As the period for planting potatoes is now at hand, we request the attention of our agricultural readers, who have our last volume, to the remarks of J. R. Chapman, Esq., on page 259, wherein he shows how the disease may be obviated. Since what has been termed " the potato disease " has broken out, in 1845, we believe, the best quality of potatoes have almost disappeared from our tables, and the price has arisen to more than double of what it was ten years ago. Although the disease has not been so virulent, as it was in 1846-7, still it is bad enough ; the very soundest potatoes grown, spot during winter, and those which are considered to be " the best quality," can scarcely be preserved. We hope that much attention will be devoted this year, to the rearing of good potatoes ; they are an essential vegetable to the mass of our city population, who find themselves, deprived of a great blessing when the price of them is so high. The following is said to be an excellent mixture for the protection of the potato vine :— " Take one peck of fine salt and mix it thoroughly with half a bushel of Nova Scotia plaster or gypsum (ground plaster is the best), and immediately after hoeing the potatoes the second time, or just as the young potato begins to set, sprinkle on the main vines, next to the ground, a table spoonful of the above mixture to each hill, and be sure to get it on the main vines."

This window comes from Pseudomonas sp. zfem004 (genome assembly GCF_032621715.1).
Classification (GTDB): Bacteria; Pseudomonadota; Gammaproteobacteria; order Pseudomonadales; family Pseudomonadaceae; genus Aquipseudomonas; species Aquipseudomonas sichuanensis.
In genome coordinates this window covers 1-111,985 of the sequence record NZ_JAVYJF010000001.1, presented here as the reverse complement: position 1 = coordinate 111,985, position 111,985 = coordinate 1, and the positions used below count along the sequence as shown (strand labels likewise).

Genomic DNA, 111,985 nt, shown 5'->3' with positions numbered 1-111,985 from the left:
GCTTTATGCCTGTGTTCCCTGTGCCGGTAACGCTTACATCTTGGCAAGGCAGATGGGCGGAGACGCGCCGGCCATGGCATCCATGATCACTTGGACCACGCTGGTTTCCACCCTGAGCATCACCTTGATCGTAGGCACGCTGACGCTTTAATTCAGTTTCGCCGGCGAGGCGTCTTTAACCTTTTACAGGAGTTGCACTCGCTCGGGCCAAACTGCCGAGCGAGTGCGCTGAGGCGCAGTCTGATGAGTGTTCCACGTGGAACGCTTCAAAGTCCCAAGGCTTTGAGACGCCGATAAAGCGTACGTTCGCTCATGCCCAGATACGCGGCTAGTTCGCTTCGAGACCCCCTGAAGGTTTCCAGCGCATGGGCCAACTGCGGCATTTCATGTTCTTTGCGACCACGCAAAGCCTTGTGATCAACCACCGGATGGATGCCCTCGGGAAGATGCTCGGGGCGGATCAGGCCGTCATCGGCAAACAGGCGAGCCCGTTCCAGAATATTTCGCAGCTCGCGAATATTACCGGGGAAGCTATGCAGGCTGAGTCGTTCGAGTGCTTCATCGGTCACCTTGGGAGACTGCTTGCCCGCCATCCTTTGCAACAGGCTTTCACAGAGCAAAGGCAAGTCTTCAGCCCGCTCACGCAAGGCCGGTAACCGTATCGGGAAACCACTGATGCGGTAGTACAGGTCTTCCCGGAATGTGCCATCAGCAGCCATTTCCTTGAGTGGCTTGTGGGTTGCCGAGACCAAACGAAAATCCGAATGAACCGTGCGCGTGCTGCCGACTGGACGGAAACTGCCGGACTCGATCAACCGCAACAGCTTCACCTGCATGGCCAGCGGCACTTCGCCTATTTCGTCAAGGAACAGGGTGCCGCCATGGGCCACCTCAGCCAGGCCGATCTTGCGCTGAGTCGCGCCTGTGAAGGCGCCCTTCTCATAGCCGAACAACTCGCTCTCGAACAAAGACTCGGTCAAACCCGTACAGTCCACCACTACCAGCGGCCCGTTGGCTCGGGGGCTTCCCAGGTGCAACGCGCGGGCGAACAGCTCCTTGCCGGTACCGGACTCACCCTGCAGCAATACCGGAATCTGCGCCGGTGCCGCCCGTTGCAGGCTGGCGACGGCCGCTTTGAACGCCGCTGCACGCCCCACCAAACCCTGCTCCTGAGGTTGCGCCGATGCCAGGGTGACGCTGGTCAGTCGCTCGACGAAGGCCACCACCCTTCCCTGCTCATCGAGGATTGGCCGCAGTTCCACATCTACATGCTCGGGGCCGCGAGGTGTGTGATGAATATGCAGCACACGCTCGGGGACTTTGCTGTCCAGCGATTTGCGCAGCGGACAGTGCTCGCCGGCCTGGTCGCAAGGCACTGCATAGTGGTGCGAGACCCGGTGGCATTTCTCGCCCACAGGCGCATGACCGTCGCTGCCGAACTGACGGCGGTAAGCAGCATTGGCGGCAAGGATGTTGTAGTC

This article was originally published with the title "Potato Rot"